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Discussion Starter · #1 ·
I've been curious about budgie genetics recently and I've noticed that I couldn't find a website which clearly describes the yellowface gene.

Is it recessive?dominant?co-dominant?sex-linked? or just plain luck?

Any explainations will be apprieciated :)

Thank you!
 

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The Kangaroo Whisperer
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Well, to start with you have:
DF = double factor
SF = single factor
GF = golden face
YF1 = yellow face 1
YF2 = yellow face 2


Green is DOMINANT to YF, YF is DOMINANT to blue.It is therefore INCORRECT to suggest that green MASKS yellowface. In fact it is correct to say that green can be split for YF. A Green bird CANNOT be split for blue AND YF.

SF GF's appear to have a strong golden coloured face but also have strong yellow suffusion through the body colour

The DF GF form reduces Yellow pigment even more. Restricting it almost to face areas only but retaining the strong golden pigment on the face.

Next is the YF2. This gene restricts yellow pigment more than the SF GF, but possibly less than the DF GF and shows a distinct lighter yellow suffusion throught the body colour but with a lighter yellow face colour than the GF.

DF YF2 is almost total restriction of yellow suffusion in the body colour, combined with the softer yellow face colouring and the almost completely white wing markings, showing little of the yellow pigment through the rest of the body.

Lastly is the YF1. This gene reduces yellow more strongly than the other 2 YF genes. In the single factor this bird looks just about identical to the DF YF2, with yellow restricted to the face area and little suffusion of the yellow colour into the body colour.

In the DF form the YF1 has 100% yellow pigment removal and looks identical to a normal white faced bird but will be genetically different. Test mating to a known normal blue or grey will give 100% yellowfaced chicks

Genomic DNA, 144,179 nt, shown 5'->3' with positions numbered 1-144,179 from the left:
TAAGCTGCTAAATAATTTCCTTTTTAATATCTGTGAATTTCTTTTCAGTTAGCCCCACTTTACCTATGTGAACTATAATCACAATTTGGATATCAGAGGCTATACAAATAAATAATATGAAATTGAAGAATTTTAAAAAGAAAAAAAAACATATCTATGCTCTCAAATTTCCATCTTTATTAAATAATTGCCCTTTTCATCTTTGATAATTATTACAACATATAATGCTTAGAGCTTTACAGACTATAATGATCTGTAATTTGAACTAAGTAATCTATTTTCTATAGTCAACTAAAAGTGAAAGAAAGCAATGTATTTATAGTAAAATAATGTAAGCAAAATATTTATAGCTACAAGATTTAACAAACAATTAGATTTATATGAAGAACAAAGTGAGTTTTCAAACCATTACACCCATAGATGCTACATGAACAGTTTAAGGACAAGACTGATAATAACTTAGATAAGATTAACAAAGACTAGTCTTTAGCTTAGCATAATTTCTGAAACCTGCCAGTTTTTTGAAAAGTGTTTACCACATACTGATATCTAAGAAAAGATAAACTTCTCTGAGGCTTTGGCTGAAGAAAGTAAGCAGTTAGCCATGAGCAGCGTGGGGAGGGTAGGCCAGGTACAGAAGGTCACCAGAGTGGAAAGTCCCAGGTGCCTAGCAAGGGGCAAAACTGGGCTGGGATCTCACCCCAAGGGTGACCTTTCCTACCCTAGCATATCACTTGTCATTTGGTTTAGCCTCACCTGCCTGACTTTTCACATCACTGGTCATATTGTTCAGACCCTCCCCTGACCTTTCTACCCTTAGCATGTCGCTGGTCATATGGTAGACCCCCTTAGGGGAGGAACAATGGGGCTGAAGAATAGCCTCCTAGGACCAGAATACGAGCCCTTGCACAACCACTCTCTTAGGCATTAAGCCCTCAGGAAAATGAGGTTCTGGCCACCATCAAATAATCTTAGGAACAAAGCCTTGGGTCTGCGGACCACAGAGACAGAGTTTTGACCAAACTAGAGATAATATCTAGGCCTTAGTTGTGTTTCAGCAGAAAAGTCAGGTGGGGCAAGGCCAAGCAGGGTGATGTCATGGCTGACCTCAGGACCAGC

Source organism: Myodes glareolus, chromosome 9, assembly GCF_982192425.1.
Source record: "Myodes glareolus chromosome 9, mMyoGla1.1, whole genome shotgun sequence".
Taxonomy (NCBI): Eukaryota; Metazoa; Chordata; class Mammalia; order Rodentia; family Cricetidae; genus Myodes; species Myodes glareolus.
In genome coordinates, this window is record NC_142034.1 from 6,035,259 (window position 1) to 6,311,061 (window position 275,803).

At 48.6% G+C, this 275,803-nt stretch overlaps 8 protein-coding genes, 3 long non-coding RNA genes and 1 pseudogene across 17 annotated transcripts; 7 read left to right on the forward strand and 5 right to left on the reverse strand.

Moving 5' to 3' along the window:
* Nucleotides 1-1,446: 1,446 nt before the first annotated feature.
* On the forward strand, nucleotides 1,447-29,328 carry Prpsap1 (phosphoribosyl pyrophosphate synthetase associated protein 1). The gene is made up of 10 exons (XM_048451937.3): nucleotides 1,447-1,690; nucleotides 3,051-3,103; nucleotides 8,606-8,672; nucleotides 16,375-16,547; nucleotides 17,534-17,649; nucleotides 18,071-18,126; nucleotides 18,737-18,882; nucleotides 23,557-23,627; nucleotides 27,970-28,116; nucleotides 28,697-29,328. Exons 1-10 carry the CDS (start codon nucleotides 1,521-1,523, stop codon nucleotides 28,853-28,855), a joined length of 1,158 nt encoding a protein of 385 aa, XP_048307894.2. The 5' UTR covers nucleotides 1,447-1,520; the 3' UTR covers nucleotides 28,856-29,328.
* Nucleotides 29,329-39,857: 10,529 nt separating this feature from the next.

I hope that makes a little bit of sense!
 

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DEACTIVATED ACCOUNT
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Yellow face is complicated and that's why there is not much of anything out there to do with it, and what is out there makes no sense!

I've been told by "top notch breeders" a bird can't be split to yellow face (then those same people tell some one else their bird is split to yellow face), then I've read they can

then I read they can't be split to Yellow face blue they'd only be split to blue

and I still don't get how a Green Series bird can be a yellow face too - they already have a yellow face- that's like saying a Blue budgie can split to blue or a Green can be split to green - Makes no sense to me and no one can ever explain it to make any sense If they've already got the gene HOW can they "mask" it or "be split" to it - it's already there! but I gave up on trying

I know if you have a Type 1 yellow face and breed to a non yellow face you get some Yellow face babies

If you take a Type 2 yellow face to a non yellow face you get 100% Yellow face type 1

Type 1 = single factor
Type 2 = Double factor

If you take a Whiteface to a white face and get 100% yellow face type 1 babies, ONE of your White faces is in fact a Double Factor Type 1 Yellow face- They appear "normal" meaning having a white Mask.

Golden face works pretty much the same way but the yellow on the mask Is a LOT darker than a Yellow face - The yellow face as a Lemony Yellow face, while a Golden face is a deeper yellow like a Dandelion flower type yellow.

This is what I've gathered over the years from Reading from "top notch breeders" and or being told by them

I have Yellow Faces in all the varieties and SF Golden face- I just gave up on trying to understand how the gene works and pair who I want to together and Get what I want out of them mutation wise.
 

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The thing that make yellow face genetics difficult is that many of our birds carry more than one type of yellow face. If you are dealing with one type at time the inheritance is quite straight forward.

The modern thinking is that yellow face is recessive to green and dominant to blue. This works in a similar way to the greywing and dilute genes. Greywing is recessive to normal and dominant to dilute
 
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